Gradient boosting framework for Julia.
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July 2014


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This package covers the gradient boosting paradigm: a framework that builds additive expansions based on any fitting criteria.

In machine learning parlance, this is typically referred to as gradient boosting machines, generalized boosted models and stochastic gradient boosting.

Normally, gradient boosting implementations cover a specific algorithm: gradient boosted decision trees. This package covers the framework itself, including such implementations.


  • Friedman, Jerome H. "Greedy function approximation: a gradient boosting machine." Annals of Statistics (2001): 1189-1232.
  • Friedman, Jerome H. "Stochastic gradient boosting." Computational Statistics & Data Analysis 38.4 (2002): 367-378.
  • Hastie, Trevor, et al. The elements of statistical learning. Vol. 2. No. 1. New York: Springer, 2009.
  • Ridgeway, Greg. "Generalized Boosted Models: A guide to the gbm package." Update 1.1 (2007).
  • Pedregosa, Fabian, et al. "Scikit-learn: Machine learning in Python." The Journal of Machine Learning Research 12 (2011): 2825-2830.
  • Natekin, Alexey, and Alois Knoll. "Gradient boosting machines, a tutorial." Frontiers in neurorobotics 7 (2013).

Machine Learning API

Module GradientBoost.ML is provided for users who are only interested in using existing gradient boosting algorithms for prediction. To get a feel for the API, we will run a demonstration of gradient boosted decision trees on the iris dataset.

Obtain Data

At the moment only two-class classification is handled, so our learner will attempt to separate "setosa" from the other species.

using GradientBoost.ML
using RDatasets

# Obtain iris dataset
iris = dataset("datasets", "iris")
instances = array(iris[:, 1:end-1])
labels = [species == "setosa" ? 1.0 : 0.0 for species in array(iris[:, end])]

# Obtain training and test set (20% test)
num_instances = size(instances, 1)
train_ind, test_ind = GradientBoost.Util.holdout(num_instances, 0.2)

Build Learner

The gradient boosting (GB) learner comprises of a GB algorithm and what output it must produce. In this case, we shall assign a gradient boosted decision tree to output classes.

# Build GBLearner
gbdt = GBDT(;
  loss_function = BinomialDeviance(),
  sampling_rate = 0.6,
  learning_rate = 0.1,
  num_iterations = 100
gbl = GBLearner(
  gbdt,  # Gradient boosting algorithm
  :class # Output (:class, :class_prob, :regression)

Train and Predict

Currently Matrix{Float64} instances and Vector{Float64} labels are the only handled types for training and prediction. In this case, it is not an issue.

# Train!(gbl, instances[train_ind, :], labels[train_ind])

# Predict
predictions = ML.predict!(gbl, instances[test_ind, :])


If all is well, we should obtain better than baseline accuracy (67%).

# Obtain accuracy
accuracy = mean(predictions .== labels[test_ind]) * 100.0
println("GBDT accuracy: $(accuracy)")

That concludes the demonstration. Detailed below are the available GB learners.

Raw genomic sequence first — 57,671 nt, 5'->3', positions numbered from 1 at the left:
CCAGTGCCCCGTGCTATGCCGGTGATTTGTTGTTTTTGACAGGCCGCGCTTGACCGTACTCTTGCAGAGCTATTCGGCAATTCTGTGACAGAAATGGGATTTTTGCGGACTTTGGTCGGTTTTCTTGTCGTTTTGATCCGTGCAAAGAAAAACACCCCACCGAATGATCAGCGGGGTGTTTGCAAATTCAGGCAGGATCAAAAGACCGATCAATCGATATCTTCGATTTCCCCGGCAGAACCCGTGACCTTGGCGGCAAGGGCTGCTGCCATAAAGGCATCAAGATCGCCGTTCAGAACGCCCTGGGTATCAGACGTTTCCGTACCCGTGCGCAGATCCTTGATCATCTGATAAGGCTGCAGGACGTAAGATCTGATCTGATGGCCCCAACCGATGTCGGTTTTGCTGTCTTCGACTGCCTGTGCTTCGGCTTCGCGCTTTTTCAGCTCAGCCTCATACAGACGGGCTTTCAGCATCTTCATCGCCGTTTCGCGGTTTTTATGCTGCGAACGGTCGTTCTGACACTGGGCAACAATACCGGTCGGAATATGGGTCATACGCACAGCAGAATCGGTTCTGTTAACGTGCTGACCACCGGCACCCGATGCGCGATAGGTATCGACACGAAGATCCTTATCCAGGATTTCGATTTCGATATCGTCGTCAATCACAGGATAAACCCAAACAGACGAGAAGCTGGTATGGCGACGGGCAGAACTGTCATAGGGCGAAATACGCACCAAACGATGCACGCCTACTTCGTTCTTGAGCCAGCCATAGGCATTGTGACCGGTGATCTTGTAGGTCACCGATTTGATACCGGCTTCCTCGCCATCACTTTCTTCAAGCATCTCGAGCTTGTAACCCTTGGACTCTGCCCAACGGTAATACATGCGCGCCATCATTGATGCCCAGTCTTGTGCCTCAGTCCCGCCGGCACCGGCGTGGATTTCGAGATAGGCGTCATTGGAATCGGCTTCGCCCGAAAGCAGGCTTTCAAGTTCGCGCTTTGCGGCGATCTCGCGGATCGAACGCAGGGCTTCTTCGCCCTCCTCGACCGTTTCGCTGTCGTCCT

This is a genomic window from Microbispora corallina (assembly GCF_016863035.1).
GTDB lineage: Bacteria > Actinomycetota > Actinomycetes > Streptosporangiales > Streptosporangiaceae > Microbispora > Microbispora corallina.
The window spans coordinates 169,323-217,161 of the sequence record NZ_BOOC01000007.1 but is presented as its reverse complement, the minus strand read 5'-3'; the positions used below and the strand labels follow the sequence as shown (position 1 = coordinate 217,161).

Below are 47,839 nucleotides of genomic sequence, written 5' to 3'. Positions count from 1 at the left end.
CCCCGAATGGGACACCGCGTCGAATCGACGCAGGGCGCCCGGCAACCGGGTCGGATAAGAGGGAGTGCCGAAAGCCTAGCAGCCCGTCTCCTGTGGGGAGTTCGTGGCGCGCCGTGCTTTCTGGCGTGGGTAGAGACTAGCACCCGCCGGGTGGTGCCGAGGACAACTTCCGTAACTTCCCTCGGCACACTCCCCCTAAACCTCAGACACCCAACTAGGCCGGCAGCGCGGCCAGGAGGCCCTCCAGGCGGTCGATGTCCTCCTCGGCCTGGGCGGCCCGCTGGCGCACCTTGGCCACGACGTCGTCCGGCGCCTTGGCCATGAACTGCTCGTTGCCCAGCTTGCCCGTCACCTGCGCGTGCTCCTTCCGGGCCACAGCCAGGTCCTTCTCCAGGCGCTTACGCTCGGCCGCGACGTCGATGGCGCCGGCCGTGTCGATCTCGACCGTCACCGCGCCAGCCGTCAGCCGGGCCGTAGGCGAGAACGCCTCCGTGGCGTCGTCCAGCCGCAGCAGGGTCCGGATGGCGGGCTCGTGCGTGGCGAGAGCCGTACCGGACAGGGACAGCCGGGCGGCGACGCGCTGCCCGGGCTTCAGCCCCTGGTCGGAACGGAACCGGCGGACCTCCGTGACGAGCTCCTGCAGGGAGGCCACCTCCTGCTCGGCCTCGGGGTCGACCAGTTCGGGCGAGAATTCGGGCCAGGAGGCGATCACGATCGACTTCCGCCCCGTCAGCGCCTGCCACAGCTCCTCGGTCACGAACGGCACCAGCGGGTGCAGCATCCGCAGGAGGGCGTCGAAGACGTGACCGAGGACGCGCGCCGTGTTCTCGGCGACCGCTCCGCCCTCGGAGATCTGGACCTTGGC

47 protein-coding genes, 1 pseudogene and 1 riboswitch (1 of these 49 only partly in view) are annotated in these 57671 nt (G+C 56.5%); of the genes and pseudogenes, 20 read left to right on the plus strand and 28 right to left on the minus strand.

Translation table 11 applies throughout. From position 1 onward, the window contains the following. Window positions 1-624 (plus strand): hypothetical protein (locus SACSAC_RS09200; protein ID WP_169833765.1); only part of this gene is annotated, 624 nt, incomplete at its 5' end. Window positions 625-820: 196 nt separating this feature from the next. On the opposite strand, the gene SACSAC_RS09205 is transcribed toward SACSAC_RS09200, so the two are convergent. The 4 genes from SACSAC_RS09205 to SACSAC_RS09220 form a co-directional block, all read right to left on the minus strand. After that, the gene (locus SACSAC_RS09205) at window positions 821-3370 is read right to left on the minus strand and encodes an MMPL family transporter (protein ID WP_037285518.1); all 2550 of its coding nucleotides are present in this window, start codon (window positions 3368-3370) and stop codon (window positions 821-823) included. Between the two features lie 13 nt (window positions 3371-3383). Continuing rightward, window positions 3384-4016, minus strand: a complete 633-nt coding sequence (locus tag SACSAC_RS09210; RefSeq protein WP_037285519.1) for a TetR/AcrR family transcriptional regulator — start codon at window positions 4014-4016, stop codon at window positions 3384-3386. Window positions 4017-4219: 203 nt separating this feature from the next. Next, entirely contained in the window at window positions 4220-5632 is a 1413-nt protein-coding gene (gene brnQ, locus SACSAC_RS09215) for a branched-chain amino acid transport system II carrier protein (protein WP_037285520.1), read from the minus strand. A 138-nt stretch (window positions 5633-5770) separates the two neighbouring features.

Documented below are the currently implemented gradient boosting algorithms.

GB Decision Tree

Gradient Boosted Decision Tree algorithm backed by DecisionTree.jl regression trees. Current loss functions covered are: LeastSquares, LeastAbsoluteDeviation and BinomialDeviance.

gbdt = GBDT(;
  loss_function = BinomialDeviance(), # Loss function
  sampling_rate = 0.6,                # Sampling rate
  learning_rate = 0.1,                # Learning rate
  num_iterations = 100,               # Number of iterations
  tree_options = {                    # Tree options (DecisionTree.jl regressor)
    :maxlabels => 5,
    :nsubfeatures => 0

GB Base Learner

Gradient boosting with a given base learner. Current loss functions covered are: LeastSquares and LeastAbsoluteDeviation. In order to use this, ML.learner_fit and ML.learner_predict functions must be extended. Example provided below for linear regression found in GLM.jl.

import GLM: fit, predict, LinearModel

# Extend functions
function ML.learner_fit(lf::LossFunction, 
  learner::Type{LinearModel}, instances, labels)
  model = fit(learner, instances, labels)
function ML.learner_predict(lf::LossFunction,
  learner::Type{LinearModel}, model, instances)
  predict(model, instances)

Once this is done, the algorithm can be instantiated with the respective base learner.

gbl = GBBL(
  LinearModel;                    # Base Learner
  loss_function = LeastSquares(), # Loss function
  sampling_rate = 0.8,            # Sampling rate
  learning_rate = 0.1,            # Learning rate
  num_iterations = 100            # Number of iterations
gbl = GBLearner(gbl, :regression)

Gradient Boosting Framework

All previously developed algorithms follow the framework provided by GradientBoost.GB.

As this package is in its preliminary stage, major changes may occur in the near future and as such we provide minimal README documentation.

All of what is required to be implemented is exampled below:

import GradientBoost.GB
import GradientBoost.LossFunctions: LossFunction

# Must subtype from GBAlgorithm defined in GB module.
type ExampleGB <: GB.GBAlgorithm

# Model training and co-efficient optimization should be done here.
function GB.build_base_func(
  gb::ExampleGB, instances, labels, prev_func_pred, psuedo)

  model_const = 0.5
  model_pred = (instances) -> Float64[
    sum(instances[i,:]) for i = 1:size(instances, 1)

  return (instances) -> model_const .* model_pred(instances)

A relatively light algorithm that implements GBAlgorithm is GBBL, found in src/gb_bl.jl.


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Future Work





MIT "Expat" License. See